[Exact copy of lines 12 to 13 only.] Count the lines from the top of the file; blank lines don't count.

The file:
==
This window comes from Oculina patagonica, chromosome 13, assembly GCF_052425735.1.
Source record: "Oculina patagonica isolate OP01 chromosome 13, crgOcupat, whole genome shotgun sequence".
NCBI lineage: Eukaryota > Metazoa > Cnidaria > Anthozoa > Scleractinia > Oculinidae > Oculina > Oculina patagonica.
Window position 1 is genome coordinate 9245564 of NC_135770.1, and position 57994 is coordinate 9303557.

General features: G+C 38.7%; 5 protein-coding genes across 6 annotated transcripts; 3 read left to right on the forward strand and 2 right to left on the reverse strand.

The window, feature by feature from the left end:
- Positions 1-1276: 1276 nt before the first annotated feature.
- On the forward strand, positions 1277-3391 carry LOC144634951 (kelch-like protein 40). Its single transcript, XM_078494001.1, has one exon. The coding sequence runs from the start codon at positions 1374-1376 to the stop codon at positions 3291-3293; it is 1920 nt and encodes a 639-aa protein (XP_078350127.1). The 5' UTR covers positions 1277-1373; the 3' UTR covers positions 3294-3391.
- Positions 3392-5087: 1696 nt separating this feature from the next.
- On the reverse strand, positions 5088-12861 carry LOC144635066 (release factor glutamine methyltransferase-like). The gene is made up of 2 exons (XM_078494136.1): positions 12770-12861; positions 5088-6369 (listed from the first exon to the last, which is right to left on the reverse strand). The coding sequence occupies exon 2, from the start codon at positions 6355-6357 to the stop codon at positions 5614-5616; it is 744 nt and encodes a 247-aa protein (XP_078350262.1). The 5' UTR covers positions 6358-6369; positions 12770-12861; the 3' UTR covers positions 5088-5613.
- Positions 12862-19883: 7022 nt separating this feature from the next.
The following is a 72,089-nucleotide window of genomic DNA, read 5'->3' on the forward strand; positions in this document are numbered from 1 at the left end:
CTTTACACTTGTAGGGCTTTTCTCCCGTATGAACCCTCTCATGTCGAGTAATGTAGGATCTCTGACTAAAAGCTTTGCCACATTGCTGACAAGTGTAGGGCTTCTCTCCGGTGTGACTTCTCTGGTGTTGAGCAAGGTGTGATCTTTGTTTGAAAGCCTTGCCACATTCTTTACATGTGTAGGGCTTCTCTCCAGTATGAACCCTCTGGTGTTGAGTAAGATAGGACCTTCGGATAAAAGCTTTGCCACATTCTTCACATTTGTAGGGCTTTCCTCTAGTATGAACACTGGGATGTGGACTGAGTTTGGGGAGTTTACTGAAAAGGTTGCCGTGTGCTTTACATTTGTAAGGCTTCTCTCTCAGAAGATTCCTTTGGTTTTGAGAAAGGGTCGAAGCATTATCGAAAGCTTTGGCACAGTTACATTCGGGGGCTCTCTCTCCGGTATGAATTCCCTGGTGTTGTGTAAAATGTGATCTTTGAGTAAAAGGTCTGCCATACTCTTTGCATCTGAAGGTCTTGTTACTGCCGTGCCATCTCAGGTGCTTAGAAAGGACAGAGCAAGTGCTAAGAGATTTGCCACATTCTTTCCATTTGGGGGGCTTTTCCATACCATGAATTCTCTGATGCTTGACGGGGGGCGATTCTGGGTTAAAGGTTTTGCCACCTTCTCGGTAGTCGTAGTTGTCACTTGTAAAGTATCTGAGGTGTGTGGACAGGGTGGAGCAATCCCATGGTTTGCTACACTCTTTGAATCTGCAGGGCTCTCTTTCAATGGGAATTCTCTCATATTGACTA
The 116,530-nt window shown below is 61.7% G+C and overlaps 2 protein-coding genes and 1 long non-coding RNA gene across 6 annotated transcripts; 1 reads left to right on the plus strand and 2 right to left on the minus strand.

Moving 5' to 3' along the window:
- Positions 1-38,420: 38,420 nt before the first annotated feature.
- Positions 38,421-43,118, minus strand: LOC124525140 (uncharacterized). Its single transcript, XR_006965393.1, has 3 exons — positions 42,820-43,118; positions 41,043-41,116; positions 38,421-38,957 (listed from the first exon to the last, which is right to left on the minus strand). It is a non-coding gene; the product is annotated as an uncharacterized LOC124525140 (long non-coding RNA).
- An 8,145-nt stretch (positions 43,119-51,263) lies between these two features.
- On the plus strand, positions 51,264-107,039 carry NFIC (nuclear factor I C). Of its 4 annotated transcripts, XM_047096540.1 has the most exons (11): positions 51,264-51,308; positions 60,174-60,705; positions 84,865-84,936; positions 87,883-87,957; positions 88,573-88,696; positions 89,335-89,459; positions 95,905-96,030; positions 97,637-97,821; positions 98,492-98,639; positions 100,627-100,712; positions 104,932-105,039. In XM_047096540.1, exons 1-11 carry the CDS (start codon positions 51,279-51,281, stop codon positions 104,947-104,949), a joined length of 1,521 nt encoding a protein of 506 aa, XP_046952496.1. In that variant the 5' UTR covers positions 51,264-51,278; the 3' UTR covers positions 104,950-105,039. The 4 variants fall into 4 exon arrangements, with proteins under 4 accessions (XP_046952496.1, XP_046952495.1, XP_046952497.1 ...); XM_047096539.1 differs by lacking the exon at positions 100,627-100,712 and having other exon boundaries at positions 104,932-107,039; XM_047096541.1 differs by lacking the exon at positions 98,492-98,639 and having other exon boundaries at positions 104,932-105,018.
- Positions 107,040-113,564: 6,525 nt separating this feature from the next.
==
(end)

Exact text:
The following is a 72,089-nucleotide window of genomic DNA, read 5'->3' on the forward strand; positions in this document are numbered from 1 at the left end:
CTTTACACTTGTAGGGCTTTTCTCCCGTATGAACCCTCTCATGTCGAGTAATGTAGGATCTCTGACTAAAAGCTTTGCCACATTGCTGACAAGTGTAGGGCTTCTCTCCGGTGTGACTTCTCTGGTGTTGAGCAAGGTGTGATCTTTGTTTGAAAGCCTTGCCACATTCTTTACATGTGTAGGGCTTCTCTCCAGTATGAACCCTCTGGTGTTGAGTAAGATAGGACCTTCGGATAAAAGCTTTGCCACATTCTTCACATTTGTAGGGCTTTCCTCTAGTATGAACACTGGGATGTGGACTGAGTTTGGGGAGTTTACTGAAAAGGTTGCCGTGTGCTTTACATTTGTAAGGCTTCTCTCTCAGAAGATTCCTTTGGTTTTGAGAAAGGGTCGAAGCATTATCGAAAGCTTTGGCACAGTTACATTCGGGGGCTCTCTCTCCGGTATGAATTCCCTGGTGTTGTGTAAAATGTGATCTTTGAGTAAAAGGTCTGCCATACTCTTTGCATCTGAAGGTCTTGTTACTGCCGTGCCATCTCAGGTGCTTAGAAAGGACAGAGCAAGTGCTAAGAGATTTGCCACATTCTTTCCATTTGGGGGGCTTTTCCATACCATGAATTCTCTGATGCTTGACGGGGGGCGATTCTGGGTTAAAGGTTTTGCCACCTTCTCGGTAGTCGTAGTTGTCACTTGTAAAGTATCTGAGGTGTGTGGACAGGGTGGAGCAATCCCATGGTTTGCTACACTCTTTGAATCTGCAGGGCTCTCTTTCAATGGGAATTCTCTCATATTGACTA